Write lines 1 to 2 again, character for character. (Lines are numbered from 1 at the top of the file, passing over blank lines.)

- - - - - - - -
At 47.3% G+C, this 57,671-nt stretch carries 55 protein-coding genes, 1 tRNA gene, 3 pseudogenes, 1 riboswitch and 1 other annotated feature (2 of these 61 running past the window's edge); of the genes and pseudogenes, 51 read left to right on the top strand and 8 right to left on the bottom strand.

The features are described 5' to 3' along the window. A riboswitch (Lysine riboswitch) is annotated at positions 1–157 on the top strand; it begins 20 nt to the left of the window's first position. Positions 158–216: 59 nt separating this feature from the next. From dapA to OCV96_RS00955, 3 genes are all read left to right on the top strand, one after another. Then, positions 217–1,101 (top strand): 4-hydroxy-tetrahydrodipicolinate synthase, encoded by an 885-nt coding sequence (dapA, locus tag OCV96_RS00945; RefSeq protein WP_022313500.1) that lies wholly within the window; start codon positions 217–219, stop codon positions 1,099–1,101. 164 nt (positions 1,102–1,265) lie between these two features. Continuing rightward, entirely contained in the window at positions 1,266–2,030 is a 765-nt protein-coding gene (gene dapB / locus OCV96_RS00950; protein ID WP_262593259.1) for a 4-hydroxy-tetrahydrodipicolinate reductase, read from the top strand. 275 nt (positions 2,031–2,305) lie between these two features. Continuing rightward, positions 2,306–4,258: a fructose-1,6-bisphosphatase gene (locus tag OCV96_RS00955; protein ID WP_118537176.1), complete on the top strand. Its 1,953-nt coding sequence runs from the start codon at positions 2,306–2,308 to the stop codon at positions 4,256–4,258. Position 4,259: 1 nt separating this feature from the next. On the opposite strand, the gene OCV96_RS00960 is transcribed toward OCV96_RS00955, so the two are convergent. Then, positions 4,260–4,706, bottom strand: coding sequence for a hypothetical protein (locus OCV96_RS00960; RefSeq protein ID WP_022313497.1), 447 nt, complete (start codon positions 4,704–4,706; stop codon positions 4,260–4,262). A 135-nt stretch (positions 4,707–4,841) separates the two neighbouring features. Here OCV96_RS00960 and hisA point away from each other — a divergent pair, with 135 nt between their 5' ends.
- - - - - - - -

At 47.3% G+C, this 57,671-nt stretch carries 55 protein-coding genes, 1 tRNA gene, 3 pseudogenes, 1 riboswitch and 1 other annotated feature (2 of these 61 running past the window's edge); of the genes and pseudogenes, 51 read left to right on the top strand and 8 right to left on the bottom strand.

The features are described 5' to 3' along the window. A riboswitch (Lysine riboswitch) is annotated at positions 1–157 on the top strand; it begins 20 nt to the left of the window's first position. Positions 158–216: 59 nt separating this feature from the next. From dapA to OCV96_RS00955, 3 genes are all read left to right on the top strand, one after another. Then, positions 217–1,101 (top strand): 4-hydroxy-tetrahydrodipicolinate synthase, encoded by an 885-nt coding sequence (dapA, locus tag OCV96_RS00945; RefSeq protein WP_022313500.1) that lies wholly within the window; start codon positions 217–219, stop codon positions 1,099–1,101. 164 nt (positions 1,102–1,265) lie between these two features. Continuing rightward, entirely contained in the window at positions 1,266–2,030 is a 765-nt protein-coding gene (gene dapB / locus OCV96_RS00950; protein ID WP_262593259.1) for a 4-hydroxy-tetrahydrodipicolinate reductase, read from the top strand. 275 nt (positions 2,031–2,305) lie between these two features. Continuing rightward, positions 2,306–4,258: a fructose-1,6-bisphosphatase gene (locus tag OCV96_RS00955; protein ID WP_118537176.1), complete on the top strand. Its 1,953-nt coding sequence runs from the start codon at positions 2,306–2,308 to the stop codon at positions 4,256–4,258. Position 4,259: 1 nt separating this feature from the next. On the opposite strand, the gene OCV96_RS00960 is transcribed toward OCV96_RS00955, so the two are convergent. Then, positions 4,260–4,706, bottom strand: coding sequence for a hypothetical protein (locus OCV96_RS00960; RefSeq protein ID WP_022313497.1), 447 nt, complete (start codon positions 4,704–4,706; stop codon positions 4,260–4,262). A 135-nt stretch (positions 4,707–4,841) separates the two neighbouring features. Here OCV96_RS00960 and hisA point away from each other — a divergent pair, with 135 nt between their 5' ends.